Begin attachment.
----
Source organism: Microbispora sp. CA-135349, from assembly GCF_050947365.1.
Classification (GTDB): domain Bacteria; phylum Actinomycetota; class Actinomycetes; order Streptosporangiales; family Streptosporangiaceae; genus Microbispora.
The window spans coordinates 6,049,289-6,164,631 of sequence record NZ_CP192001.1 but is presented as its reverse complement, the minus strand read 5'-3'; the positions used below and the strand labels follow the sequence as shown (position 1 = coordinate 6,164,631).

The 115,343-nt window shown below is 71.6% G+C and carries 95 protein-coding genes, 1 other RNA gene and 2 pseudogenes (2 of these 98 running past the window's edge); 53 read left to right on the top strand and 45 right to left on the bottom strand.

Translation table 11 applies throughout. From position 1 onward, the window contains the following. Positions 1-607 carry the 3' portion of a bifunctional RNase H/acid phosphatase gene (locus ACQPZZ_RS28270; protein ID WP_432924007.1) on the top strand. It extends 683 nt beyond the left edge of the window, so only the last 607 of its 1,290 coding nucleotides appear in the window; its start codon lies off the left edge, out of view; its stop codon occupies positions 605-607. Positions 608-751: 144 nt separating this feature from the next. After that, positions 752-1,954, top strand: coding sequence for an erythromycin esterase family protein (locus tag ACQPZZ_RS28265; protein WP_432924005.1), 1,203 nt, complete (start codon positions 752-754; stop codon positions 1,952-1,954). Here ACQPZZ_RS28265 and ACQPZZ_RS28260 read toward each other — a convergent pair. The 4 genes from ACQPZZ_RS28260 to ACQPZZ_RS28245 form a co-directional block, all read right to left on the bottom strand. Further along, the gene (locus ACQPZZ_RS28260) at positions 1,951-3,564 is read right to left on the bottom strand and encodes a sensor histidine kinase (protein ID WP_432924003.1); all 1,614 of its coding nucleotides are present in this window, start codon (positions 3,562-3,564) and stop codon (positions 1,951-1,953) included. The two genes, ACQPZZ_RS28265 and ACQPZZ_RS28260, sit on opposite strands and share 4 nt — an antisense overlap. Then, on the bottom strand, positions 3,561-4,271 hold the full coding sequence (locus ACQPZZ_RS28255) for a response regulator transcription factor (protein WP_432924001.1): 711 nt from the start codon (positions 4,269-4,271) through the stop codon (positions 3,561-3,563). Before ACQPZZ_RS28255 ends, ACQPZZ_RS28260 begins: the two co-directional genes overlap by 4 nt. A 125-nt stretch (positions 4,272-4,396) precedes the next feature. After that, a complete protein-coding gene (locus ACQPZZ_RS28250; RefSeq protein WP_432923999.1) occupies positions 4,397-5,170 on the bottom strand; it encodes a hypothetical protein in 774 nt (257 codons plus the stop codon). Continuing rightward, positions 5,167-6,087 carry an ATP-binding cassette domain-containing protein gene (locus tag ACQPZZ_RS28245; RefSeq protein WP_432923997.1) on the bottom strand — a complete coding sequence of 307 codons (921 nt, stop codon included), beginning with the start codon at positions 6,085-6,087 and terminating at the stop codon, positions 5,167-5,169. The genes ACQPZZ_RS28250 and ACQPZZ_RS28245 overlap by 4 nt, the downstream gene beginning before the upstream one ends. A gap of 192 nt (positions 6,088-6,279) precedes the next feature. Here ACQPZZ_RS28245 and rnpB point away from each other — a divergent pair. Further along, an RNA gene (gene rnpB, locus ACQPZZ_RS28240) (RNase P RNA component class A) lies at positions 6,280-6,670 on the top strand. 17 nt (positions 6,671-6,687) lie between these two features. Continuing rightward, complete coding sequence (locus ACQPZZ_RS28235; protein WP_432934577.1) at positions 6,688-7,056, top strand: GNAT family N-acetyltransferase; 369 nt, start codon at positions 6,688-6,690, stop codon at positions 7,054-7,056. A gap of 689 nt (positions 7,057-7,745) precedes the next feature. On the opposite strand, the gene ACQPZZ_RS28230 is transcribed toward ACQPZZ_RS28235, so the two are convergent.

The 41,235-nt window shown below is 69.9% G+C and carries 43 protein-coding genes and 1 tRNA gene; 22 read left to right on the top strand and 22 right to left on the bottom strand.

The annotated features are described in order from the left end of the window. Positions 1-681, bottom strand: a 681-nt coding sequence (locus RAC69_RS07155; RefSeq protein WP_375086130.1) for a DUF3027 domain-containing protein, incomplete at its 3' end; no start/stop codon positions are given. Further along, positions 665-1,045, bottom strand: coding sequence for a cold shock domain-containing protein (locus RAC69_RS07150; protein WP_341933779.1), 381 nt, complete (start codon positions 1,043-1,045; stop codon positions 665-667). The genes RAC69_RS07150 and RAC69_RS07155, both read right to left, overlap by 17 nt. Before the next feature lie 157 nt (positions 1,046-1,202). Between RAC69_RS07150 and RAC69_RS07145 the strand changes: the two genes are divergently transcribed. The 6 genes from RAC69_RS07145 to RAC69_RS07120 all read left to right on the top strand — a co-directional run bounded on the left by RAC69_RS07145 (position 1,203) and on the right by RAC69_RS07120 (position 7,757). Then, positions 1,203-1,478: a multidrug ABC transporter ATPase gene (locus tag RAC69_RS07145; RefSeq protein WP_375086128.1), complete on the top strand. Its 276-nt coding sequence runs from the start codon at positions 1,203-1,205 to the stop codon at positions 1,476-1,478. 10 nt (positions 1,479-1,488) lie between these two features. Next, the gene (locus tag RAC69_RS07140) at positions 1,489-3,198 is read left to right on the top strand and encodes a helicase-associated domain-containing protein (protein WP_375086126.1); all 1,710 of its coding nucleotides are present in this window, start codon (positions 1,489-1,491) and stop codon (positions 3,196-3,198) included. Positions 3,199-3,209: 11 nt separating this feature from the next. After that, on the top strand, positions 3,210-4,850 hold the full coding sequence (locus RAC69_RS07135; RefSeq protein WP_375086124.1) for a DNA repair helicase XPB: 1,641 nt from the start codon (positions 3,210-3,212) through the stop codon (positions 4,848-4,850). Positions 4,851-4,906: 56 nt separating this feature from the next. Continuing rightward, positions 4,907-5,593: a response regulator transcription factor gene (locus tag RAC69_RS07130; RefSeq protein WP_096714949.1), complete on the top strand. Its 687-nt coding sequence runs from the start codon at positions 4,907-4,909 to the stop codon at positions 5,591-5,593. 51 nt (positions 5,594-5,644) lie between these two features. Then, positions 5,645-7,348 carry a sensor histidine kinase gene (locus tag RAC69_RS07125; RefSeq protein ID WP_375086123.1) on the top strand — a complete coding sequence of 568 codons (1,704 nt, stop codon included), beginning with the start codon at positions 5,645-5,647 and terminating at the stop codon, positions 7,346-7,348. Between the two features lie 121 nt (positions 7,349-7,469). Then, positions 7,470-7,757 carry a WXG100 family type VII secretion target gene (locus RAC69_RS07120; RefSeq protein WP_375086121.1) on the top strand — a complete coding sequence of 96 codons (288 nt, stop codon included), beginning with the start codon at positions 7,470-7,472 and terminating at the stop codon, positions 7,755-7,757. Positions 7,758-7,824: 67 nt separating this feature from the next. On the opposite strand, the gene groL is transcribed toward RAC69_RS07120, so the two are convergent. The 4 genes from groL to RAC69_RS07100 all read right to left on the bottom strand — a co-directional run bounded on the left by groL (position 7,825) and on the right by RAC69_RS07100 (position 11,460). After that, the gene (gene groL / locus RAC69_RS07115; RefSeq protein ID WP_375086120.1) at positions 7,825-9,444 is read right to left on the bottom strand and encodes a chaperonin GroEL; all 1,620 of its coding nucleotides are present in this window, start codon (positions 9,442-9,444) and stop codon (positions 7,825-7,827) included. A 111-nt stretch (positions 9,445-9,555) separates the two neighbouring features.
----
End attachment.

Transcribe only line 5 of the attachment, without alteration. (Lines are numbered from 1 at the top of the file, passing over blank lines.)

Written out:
Translation table 11 applies throughout. From position 1 onward, the window contains the following. Positions 1-607 carry the 3' portion of a bifunctional RNase H/acid phosphatase gene (locus ACQPZZ_RS28270; protein ID WP_432924007.1) on the top strand. It extends 683 nt beyond the left edge of the window, so only the last 607 of its 1,290 coding nucleotides appear in the window; its start codon lies off the left edge, out of view; its stop codon occupies positions 605-607. Positions 608-751: 144 nt separating this feature from the next. After that, positions 752-1,954, top strand: coding sequence for an erythromycin esterase family protein (locus tag ACQPZZ_RS28265; protein WP_432924005.1), 1,203 nt, complete (start codon positions 752-754; stop codon positions 1,952-1,954). Here ACQPZZ_RS28265 and ACQPZZ_RS28260 read toward each other — a convergent pair. The 4 genes from ACQPZZ_RS28260 to ACQPZZ_RS28245 form a co-directional block, all read right to left on the bottom strand. Further along, the gene (locus ACQPZZ_RS28260) at positions 1,951-3,564 is read right to left on the bottom strand and encodes a sensor histidine kinase (protein ID WP_432924003.1); all 1,614 of its coding nucleotides are present in this window, start codon (positions 3,562-3,564) and stop codon (positions 1,951-1,953) included. The two genes, ACQPZZ_RS28265 and ACQPZZ_RS28260, sit on opposite strands and share 4 nt — an antisense overlap. Then, on the bottom strand, positions 3,561-4,271 hold the full coding sequence (locus ACQPZZ_RS28255) for a response regulator transcription factor (protein WP_432924001.1): 711 nt from the start codon (positions 4,269-4,271) through the stop codon (positions 3,561-3,563). Before ACQPZZ_RS28255 ends, ACQPZZ_RS28260 begins: the two co-directional genes overlap by 4 nt. A 125-nt stretch (positions 4,272-4,396) precedes the next feature. After that, a complete protein-coding gene (locus ACQPZZ_RS28250; RefSeq protein WP_432923999.1) occupies positions 4,397-5,170 on the bottom strand; it encodes a hypothetical protein in 774 nt (257 codons plus the stop codon). Continuing rightward, positions 5,167-6,087 carry an ATP-binding cassette domain-containing protein gene (locus tag ACQPZZ_RS28245; RefSeq protein WP_432923997.1) on the bottom strand — a complete coding sequence of 307 codons (921 nt, stop codon included), beginning with the start codon at positions 6,085-6,087 and terminating at the stop codon, positions 5,167-5,169. The genes ACQPZZ_RS28250 and ACQPZZ_RS28245 overlap by 4 nt, the downstream gene beginning before the upstream one ends. A gap of 192 nt (positions 6,088-6,279) precedes the next feature. Here ACQPZZ_RS28245 and rnpB point away from each other — a divergent pair. Further along, an RNA gene (gene rnpB, locus ACQPZZ_RS28240) (RNase P RNA component class A) lies at positions 6,280-6,670 on the top strand. 17 nt (positions 6,671-6,687) lie between these two features. Continuing rightward, complete coding sequence (locus ACQPZZ_RS28235; protein WP_432934577.1) at positions 6,688-7,056, top strand: GNAT family N-acetyltransferase; 369 nt, start codon at positions 6,688-6,690, stop codon at positions 7,054-7,056. A gap of 689 nt (positions 7,057-7,745) precedes the next feature. On the opposite strand, the gene ACQPZZ_RS28230 is transcribed toward ACQPZZ_RS28235, so the two are convergent.